It is Thursday Jan. 28th and Day 63 at sea for your faithful skipper aboard his trusty stead GS2. My last post was on Sunday when I was quite worried about Tropical Cyclone Correntin, but that has turned out not to be an issue given the path of the storm and my rapid transit to the East. Unfortunately Sunday also brought an end to the NE Patriots football season with a tough loss to the Denver Broncos, so Patriots Nation remains in mourning with flags at half-mast. It is time to turn our attention to the Celtics and Bruins in the greatest sports town in America.
I am nearing the chronological half-way point in the voyage- estimated to be Day 67 of a 134 day voyage, which will fall on Monday, February 1st, so just 3 short days away. So raise a glass wherever you are and toast to all sailors at sea- may we all find safe passage home.
Out here in the Land Down Under (Men at Work?) and are now less than 900 miles from the longitude of Cape Leeuwin, on the Western coast of Australia, just south of Perth and Freemantle. You sailors I'm sure will recall that Freemantle was the site where Dennis Connor and his Stars and Stripes team won back the America's Cup from the Aussie's who took it away for the first time four years earlier in Newport. So Cape Leeuwin is one of the 3 "Great Capes" (Cape of Good Hope and Cape Horn being the others) and passing it will be a major milestone of the circumnavigation.
After that, the South East Cape of Tasmania is the next marker, which is just to the south of Hobart, Tasmania, the finish line of the famed Sydney-Hobart race. Tasmania is followed shortly by the southern-most part of New Zealand- Stewart Island- which I anticipate passing under in about two weeks. So many milestones on the horizon after a lengthy open-ocean passage from Cape Town.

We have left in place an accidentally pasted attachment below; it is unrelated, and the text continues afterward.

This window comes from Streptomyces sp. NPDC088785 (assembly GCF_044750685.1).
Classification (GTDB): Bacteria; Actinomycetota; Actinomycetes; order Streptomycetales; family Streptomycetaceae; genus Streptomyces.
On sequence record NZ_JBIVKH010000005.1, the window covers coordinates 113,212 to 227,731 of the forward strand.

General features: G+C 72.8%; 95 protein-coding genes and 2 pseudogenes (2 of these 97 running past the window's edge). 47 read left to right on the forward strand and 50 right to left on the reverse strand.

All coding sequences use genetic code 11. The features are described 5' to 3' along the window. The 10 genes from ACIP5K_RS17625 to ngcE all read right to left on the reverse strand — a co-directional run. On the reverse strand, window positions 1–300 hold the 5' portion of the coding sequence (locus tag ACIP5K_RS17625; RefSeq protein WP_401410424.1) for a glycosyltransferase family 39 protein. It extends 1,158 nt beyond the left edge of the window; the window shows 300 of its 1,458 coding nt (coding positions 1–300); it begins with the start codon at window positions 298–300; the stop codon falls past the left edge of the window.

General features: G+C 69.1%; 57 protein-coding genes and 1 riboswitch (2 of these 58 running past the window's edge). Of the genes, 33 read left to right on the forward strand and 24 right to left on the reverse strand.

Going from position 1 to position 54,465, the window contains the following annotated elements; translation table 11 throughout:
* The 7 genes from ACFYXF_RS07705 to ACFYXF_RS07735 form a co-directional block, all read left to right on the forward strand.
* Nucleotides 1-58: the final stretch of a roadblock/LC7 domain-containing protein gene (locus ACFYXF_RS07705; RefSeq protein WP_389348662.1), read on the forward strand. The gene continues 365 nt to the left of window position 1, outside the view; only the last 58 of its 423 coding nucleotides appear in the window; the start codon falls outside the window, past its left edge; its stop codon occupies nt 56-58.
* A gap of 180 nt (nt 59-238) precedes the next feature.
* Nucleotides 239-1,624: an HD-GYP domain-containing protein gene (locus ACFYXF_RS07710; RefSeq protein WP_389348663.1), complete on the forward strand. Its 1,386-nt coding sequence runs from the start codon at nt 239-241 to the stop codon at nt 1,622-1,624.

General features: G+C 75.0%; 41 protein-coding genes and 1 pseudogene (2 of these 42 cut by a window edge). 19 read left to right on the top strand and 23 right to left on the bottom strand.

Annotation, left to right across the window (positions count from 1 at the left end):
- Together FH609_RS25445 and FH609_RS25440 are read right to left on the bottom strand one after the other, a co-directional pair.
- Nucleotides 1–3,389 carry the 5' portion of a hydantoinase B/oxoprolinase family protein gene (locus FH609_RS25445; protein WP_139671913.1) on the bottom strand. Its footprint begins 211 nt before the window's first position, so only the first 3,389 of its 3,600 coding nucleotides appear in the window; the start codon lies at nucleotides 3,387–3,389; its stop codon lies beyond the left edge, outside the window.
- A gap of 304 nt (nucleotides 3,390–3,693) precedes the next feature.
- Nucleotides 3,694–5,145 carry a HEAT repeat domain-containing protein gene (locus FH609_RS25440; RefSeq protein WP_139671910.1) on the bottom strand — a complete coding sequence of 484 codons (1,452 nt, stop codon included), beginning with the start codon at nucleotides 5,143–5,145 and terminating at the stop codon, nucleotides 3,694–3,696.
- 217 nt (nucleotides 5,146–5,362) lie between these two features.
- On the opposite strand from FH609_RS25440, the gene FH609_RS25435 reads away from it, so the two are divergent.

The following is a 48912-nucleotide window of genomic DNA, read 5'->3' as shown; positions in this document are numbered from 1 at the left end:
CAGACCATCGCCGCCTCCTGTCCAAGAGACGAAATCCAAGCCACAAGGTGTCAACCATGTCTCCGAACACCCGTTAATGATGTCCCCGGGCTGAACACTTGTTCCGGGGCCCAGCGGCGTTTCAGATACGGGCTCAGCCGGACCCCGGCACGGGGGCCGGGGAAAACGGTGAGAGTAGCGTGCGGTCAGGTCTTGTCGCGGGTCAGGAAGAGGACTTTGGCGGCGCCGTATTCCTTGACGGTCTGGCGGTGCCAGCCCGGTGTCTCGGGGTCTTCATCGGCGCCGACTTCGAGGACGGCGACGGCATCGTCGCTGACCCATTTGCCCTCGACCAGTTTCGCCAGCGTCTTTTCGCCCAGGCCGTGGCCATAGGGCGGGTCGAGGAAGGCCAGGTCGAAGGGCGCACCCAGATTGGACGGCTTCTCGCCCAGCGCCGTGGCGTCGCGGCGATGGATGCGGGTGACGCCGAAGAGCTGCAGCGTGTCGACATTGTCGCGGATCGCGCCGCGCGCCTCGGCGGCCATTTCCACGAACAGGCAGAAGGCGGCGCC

Life onboard has grown a bit routine, with time spent on deck vs in the cabin dictated by weather conditions. It had been glorious sunshine for two days but now it is cold and gray and rainy so going up on deck requires full foul weather gear and then much water is brought below, so the cabin is damp and chilly. Commanders Weather has actually asked me to slow down a bit, as there is a major low pressure system building south of Australia, so I am making between 8 and 10 knots instead of 9-12 knots until I hear further about the storm brewing ahead.
For reading material, I just finished re-reading Bernard Moitessier's classic, "The Long Way"- the story of the first solo, non-stop race around the world called the Golden Globe and sponsored by the London "Sunday Times" newspaper. A rag tag collection of boats and skippers departed Plymouth, England in the fall of 1968, with only one- Sir Robin Knox-Johnson of England- making it all the way around non-stop in 300+ days to claim the prize. Moitessier had been leading the fleet on elapsed time when he rounded Cape Horn and instead of heading back to Plymouth, he turned East and rounded Africa and New Zealand again on his way to Tahiti- effectively sailing 1 and 1/2 times around the world without stopping. Moitessier was the original cosmic muffin, born of French descent in South East Asia and brought up amongst fishing boats in Vietnam, he sailed the world with panache and lived a simple, spiritual existence in harmony with the wind and waves and creatures of the sea. His famous line that he sent in a message tossed to a passing freighter announcing his change of plans read, " I am continuing non-stop towards the Pacific Islands because I am happy at sea, and perhaps to save my soul." hhmmmmmm… He also commented soon thereafter, "There are two terrible things for a man: not to have fulfilled his dream, and to have fulfilled it." Life's ironies.
Grok on that my friends- and stay thirsty-